Markets are concerned that these higher commodity prices will further fuel inflation around the world and lead to more aggressive interest rate increases, especially in the US. Comments from one of the Federal Reserve Presidents that a 0.5% interest rate increase in March may be needed, added to these concerns.
At the start of February, the market was pricing two rate hikes in the US by June and three by September. By the end of the month, an additional rate hike had been added to each of those expectations.
At the same time, US inflation figures remained elevated. Producer prices rose 9.7% in the year to January, while consumer prices rose 7.5% over the same period. Growth in the US economy remains robust with activity indicators for both manufacturing and services well into expansion territory.
An extra 467,000 jobs were added in January and unemployment remained steady at 4%.
Markets are wondering if the Fed will have to cool the economy more than previously expected to manage the inflation risks. The US bond market has lifted its expectation for inflation over the next five years to 3.1%.
Bond and Equity markets
In light of all this, 10-year bond yields in the US rose only slightly, but two-year yields rose just over 40 basis points. This meant the 10-year/2-year yield curve flattened quite a bit to close the month at just 0.25%. This is consistent with the bond market thinking the economy will slow as a result of the Fed’s interest rate increases.
The US equity market started to worry about the impact of this on earnings growth, combined with general risk aversion from a conflict that could escalate. Mr Putin’s comments about nuclear weapons did not help.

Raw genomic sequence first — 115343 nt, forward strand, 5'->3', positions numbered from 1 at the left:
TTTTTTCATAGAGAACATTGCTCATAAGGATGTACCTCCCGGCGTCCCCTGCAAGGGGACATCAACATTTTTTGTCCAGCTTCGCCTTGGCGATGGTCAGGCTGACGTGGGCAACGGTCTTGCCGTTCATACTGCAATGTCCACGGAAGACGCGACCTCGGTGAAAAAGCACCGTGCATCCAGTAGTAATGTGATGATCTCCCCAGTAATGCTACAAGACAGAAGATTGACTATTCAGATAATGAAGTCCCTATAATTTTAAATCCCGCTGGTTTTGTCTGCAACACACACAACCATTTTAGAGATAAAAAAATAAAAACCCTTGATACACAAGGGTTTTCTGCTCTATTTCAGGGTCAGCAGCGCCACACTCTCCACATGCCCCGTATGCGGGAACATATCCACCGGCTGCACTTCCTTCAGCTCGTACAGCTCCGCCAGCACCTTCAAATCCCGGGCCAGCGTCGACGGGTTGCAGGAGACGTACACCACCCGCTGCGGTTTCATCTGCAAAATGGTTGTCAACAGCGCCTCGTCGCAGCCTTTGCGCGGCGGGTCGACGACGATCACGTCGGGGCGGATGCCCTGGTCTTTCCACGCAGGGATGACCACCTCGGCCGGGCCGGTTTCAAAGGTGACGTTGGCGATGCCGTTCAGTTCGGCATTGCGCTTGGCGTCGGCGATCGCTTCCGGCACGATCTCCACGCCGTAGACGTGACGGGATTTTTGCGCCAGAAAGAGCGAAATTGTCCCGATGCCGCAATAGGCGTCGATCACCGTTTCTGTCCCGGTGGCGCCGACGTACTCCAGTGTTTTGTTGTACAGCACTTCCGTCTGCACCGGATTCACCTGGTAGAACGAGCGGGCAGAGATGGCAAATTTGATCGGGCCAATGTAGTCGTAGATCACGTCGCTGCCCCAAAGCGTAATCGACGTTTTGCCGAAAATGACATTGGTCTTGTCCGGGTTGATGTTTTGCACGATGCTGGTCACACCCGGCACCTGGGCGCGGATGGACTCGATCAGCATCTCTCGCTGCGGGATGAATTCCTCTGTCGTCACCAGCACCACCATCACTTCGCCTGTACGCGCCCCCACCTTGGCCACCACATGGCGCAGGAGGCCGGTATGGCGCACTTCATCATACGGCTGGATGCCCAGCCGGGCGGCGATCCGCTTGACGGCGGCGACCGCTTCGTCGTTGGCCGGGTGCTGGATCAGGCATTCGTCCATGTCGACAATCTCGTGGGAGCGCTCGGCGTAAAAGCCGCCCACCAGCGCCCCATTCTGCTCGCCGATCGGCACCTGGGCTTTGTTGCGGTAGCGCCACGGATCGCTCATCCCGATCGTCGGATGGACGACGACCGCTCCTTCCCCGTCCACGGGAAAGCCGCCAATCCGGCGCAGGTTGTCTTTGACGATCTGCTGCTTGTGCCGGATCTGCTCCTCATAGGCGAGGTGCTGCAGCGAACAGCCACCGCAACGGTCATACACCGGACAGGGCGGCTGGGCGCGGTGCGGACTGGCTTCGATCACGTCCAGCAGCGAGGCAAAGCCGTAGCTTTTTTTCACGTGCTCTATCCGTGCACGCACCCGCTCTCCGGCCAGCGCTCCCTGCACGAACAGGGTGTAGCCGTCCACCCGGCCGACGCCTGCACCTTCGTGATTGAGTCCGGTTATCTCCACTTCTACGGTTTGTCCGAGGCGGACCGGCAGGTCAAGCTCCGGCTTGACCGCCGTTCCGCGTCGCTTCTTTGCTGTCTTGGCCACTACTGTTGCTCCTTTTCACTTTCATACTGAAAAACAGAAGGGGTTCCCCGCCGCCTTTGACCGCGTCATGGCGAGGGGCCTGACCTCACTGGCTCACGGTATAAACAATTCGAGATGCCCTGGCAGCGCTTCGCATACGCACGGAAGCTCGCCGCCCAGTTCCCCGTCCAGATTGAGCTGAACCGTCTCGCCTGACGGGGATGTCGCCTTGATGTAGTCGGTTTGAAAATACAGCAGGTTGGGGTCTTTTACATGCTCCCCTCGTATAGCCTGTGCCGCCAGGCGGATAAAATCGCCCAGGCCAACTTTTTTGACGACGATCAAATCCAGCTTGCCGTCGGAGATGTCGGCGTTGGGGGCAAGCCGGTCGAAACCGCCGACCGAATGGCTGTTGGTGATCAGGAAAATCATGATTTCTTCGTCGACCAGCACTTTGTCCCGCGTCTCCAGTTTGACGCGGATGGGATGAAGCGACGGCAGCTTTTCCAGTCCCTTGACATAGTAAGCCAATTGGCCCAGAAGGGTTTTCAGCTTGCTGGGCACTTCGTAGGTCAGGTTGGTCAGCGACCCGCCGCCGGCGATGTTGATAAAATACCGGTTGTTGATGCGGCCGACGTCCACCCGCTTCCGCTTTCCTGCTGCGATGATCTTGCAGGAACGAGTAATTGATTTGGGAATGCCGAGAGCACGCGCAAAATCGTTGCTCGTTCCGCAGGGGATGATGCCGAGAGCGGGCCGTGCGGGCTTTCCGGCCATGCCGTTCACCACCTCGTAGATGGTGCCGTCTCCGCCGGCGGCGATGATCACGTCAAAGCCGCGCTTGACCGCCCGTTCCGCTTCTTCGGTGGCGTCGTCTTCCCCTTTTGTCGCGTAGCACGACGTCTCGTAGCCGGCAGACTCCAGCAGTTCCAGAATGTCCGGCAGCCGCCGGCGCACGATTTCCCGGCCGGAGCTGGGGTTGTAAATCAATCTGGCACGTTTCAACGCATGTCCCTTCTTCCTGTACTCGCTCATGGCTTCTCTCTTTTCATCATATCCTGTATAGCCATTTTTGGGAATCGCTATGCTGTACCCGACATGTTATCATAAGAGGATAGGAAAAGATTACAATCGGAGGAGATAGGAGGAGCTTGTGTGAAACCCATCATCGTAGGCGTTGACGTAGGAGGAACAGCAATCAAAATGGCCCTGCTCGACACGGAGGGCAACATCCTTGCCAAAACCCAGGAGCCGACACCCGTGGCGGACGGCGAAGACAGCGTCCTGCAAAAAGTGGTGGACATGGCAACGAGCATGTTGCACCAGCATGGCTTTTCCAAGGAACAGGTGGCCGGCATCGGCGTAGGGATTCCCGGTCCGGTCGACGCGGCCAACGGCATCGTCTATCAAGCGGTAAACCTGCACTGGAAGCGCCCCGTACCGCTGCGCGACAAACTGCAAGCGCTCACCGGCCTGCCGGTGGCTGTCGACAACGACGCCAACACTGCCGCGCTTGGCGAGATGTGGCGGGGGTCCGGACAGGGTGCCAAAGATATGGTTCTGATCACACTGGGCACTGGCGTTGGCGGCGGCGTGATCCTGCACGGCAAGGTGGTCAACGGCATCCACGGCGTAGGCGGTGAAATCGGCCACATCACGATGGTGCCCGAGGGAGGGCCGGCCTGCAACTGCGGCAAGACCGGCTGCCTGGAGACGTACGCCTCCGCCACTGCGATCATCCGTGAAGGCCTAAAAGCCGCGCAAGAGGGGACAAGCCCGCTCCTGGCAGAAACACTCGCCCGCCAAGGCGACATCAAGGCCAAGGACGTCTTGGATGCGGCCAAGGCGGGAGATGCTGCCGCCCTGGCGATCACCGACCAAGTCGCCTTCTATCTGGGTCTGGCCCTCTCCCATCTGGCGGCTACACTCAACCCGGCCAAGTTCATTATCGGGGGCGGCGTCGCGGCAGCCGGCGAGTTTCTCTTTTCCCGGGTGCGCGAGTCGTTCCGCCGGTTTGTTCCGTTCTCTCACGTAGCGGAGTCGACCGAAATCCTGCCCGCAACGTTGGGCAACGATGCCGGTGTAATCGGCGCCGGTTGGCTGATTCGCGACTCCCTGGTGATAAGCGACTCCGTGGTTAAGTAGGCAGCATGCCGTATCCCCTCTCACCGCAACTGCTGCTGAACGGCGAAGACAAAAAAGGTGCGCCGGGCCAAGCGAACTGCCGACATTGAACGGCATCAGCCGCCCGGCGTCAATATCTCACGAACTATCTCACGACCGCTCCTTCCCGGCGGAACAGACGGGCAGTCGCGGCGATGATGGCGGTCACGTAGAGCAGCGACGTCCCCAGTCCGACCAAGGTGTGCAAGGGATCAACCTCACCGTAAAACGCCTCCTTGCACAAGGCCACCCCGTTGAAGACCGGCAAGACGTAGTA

The S&P500 fell 3% in February, and the NASDAQ by 3.4%. Other global equity markets also fell, especially in Europe given the proximity to Ukraine and the dependence on oil and gas imported from Russia. The Euro Stoxx index fell 6% in February.
In contrast to this, the Australian equity market performed well, with the ASX200 rising 2.1% in the month. This was because Australia is also an exporter of the commodities sold by Russia and Ukraine, so those sectors of our economy should benefit from the higher global commodity prices. For much the same reason the A$/US$ was able to rally nearly 2.5% in February.
In other domestic news, the wage price index data for the December quarter turned out to be softer than expected, with growth of only 2.3% over the year. This reinforced the Reserve Bank’s moderate approach to lifting interest rates.
The price of gold rose 6% in February, which is to be expected given the geo-political events in Europe.
Chart 3: Major Market Indicators – February 2022
*For cash rates and bonds, the changes are percentage differences; for the rest of the table percentage changes are used.
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General advice disclaimer: This article has been prepared by FMD Financial and is intended to be a general overview of the subject matter. The information in this article is not intended to be comprehensive and should not be relied upon as such. In preparing this article we have not taken into account the individual objectives or circumstances of any person. Legal, financial and other professional advice should be sought prior to applying the information contained on this article to particular circumstances. FMD Financial, its officers and employees will not be liable for any loss or damage sustained by any person acting in reliance on the information contained on this article. FMD Group Pty Ltd ABN 99 103 115 591 trading as FMD Financial is a Corporate Authorised Representative of FMD Advisory Services Pty Ltd AFSL 232977. The FMD advisers are Authorised Representatives of FMD Advisory Services Pty Ltd AFSL 232977.